SFDPOT helped me to organize my understanding of testing my FYP in form of a mind map. My FYP name is CureJunction and I have plans to make it live one day at http://www.CureJunction.com . This will be a website that helps us find doctors with their specialty in our locality and then let us book online appointment with them. Many more functionalities will be provided at this website and I categorized them in the mind map that is shown below. It took me four sheets of paper and a multiple of four hours to come up with the final version :)
Do let me know how it is helpful for you? And how I can make it even better?
(Ridha Malik is becoming a Knowledge Tester while completing her BS in Software Engineering from University of Engineering & Technology, Taxila, Pakistan. As she explores the field, she is sharing her experiences as Tester Diaries and this is second edition of her thoughts. The first one was about Exploratory Testing.)
The WordPress.com stats helper monkeys prepared a 2014 annual report for this blog. I’m very thankful to all my visitors and dedicate this report to them!
Here’s an excerpt:
The concert hall at the Sydney Opera House holds 2,700 people. This blog was viewed about 14,000 times in 2014. If it were a concert at Sydney Opera House, it would take about 5 sold-out performances for that many people to see it.
Many predictions are going on so as what will be the top technology trends for 2015 , but surely one of the top trends of 2014 was (further) boom of Mobile Apps. We now hear Apple’s catchy phrase in almost every conversation “there is an App for that”. And one of the questions is how do we test these apps and I presented some thoughts about it a few weeks ago. Here is a summary.
(picture curtsey of HubSpot free images: http://offers.hubspot.com/free-stock-photos )
Given that the development life cycle of a mobile apps is any thing from 1 week to few months, it looks like that testing should be easy as there is less development effort. Also when we think that an App is limited in functionality compared to Applications, we somehow start believing that testing effort will also be limited as less features are there. In contrast, as elaborated by the matrix below taken from uTests’ excellent ebook on the subject, the complexity of the matrix is actually higher:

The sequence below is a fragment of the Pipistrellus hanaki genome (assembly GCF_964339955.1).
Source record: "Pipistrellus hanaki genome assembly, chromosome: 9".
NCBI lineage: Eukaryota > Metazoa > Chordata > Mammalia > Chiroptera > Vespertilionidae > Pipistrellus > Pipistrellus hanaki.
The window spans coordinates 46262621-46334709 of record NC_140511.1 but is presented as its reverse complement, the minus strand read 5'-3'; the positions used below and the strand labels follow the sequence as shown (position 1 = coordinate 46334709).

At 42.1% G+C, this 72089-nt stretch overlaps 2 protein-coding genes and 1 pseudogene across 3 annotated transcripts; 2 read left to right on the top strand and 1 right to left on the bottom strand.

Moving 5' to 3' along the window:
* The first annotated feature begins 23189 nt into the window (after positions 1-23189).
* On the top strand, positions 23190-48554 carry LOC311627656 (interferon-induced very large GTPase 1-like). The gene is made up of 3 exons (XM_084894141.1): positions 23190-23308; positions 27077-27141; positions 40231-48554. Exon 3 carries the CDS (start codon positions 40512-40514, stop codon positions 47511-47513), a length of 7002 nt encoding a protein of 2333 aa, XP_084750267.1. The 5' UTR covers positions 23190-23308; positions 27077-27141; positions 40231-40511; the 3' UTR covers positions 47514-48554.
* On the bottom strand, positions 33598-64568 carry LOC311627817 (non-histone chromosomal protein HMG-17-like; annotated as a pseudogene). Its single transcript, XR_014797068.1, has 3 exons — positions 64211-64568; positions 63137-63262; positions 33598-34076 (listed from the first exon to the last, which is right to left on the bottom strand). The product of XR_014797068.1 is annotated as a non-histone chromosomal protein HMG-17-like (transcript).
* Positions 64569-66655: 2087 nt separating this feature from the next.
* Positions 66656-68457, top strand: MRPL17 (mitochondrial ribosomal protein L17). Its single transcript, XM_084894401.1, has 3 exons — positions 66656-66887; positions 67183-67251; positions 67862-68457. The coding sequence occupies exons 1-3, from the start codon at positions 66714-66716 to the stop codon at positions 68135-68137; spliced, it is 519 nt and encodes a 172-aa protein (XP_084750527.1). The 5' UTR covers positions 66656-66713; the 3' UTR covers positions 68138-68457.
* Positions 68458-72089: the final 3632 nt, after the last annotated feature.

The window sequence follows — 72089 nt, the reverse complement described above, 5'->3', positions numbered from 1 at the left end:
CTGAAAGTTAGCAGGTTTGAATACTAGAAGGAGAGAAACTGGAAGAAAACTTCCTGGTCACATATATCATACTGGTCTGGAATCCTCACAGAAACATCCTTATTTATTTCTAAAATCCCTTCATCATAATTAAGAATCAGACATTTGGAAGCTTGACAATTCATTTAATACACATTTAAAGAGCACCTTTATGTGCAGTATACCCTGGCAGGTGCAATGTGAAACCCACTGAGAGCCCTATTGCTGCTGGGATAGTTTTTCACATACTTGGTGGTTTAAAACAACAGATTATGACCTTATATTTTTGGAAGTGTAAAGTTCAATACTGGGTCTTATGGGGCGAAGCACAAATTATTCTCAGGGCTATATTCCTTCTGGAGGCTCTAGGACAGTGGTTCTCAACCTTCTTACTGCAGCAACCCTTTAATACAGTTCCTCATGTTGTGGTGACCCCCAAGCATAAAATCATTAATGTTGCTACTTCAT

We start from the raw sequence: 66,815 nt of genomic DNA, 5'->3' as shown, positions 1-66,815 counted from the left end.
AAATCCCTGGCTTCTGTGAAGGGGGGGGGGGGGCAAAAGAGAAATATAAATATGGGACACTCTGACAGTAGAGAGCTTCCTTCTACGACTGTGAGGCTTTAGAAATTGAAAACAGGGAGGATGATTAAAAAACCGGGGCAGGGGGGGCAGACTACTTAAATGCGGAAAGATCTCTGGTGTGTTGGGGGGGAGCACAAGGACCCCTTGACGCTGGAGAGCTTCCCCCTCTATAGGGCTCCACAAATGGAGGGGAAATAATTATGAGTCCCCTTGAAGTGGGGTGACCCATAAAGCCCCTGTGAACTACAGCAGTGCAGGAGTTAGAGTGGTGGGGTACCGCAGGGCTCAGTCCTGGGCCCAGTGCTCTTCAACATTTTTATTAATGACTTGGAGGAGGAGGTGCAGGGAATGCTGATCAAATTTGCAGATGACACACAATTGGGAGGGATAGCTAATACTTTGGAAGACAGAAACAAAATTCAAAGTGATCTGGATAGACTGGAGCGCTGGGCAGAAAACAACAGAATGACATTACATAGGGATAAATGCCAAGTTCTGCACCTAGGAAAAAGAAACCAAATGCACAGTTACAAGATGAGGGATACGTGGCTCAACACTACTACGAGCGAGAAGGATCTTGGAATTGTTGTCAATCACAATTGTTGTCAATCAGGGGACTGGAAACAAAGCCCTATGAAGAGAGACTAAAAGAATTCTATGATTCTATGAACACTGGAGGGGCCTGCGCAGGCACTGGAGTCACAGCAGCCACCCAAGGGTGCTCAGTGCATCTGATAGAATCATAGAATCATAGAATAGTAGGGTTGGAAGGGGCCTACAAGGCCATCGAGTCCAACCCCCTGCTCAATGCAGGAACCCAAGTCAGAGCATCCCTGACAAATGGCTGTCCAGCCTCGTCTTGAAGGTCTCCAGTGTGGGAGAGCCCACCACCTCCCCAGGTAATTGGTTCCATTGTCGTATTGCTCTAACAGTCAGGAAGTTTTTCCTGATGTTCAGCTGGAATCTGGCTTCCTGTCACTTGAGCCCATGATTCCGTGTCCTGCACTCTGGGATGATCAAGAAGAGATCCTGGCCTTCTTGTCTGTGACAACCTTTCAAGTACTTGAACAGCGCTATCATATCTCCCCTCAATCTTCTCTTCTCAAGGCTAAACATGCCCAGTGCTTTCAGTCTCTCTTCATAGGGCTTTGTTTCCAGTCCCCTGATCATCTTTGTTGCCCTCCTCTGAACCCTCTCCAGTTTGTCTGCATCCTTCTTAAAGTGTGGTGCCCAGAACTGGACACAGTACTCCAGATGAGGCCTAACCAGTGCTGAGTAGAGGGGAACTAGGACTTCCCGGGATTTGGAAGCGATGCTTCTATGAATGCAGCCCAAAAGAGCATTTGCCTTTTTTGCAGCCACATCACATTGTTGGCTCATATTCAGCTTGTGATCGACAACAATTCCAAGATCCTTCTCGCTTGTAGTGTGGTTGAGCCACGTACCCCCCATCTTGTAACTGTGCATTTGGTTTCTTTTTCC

Problems like these brings in the value of testing the apps locally. Remember how Apple Maps App failed in areas where it didn’t work. And yesterday a friend of mine visiting from US showed that his weather app shows the location as Grand Trunk road while he was in a city on that few hundred miles long road.
The other point is Performance testing that either keeps a potential customer away from the app or forces them to reinstall app afterwards. The more important number is not the number of downloads but number of installed apps, so your apps should be sticky. Focused security testing will always be needed.
Since it was a short talk, I added some spice at the end by presenting some interesting ways to test which were taken from different sources but mainly from “Tap into mobile testing” book. These included trying things like Gesture Frenzy, or acting like a kid, or performing an All Hands testing day when all members of the team test the app. It is also very interesting to do Usability Testing through Personas where you can classify your user base into different set of personalities and then pick some representatives to be acted while testing.
The whole presentation is here: Testing Mobile Apps
What tips do you have for mobile app testers?
When I got hold of the book, I was into my 3rd or 4th year of practicing SCRUM which is Agile and I had a firm belief that I am doing Agile Testing. But Lisa and Janet changed my mind by stating that “Testing on Agile Project is not Agile Testing”. Let me give an example that I came to explain this.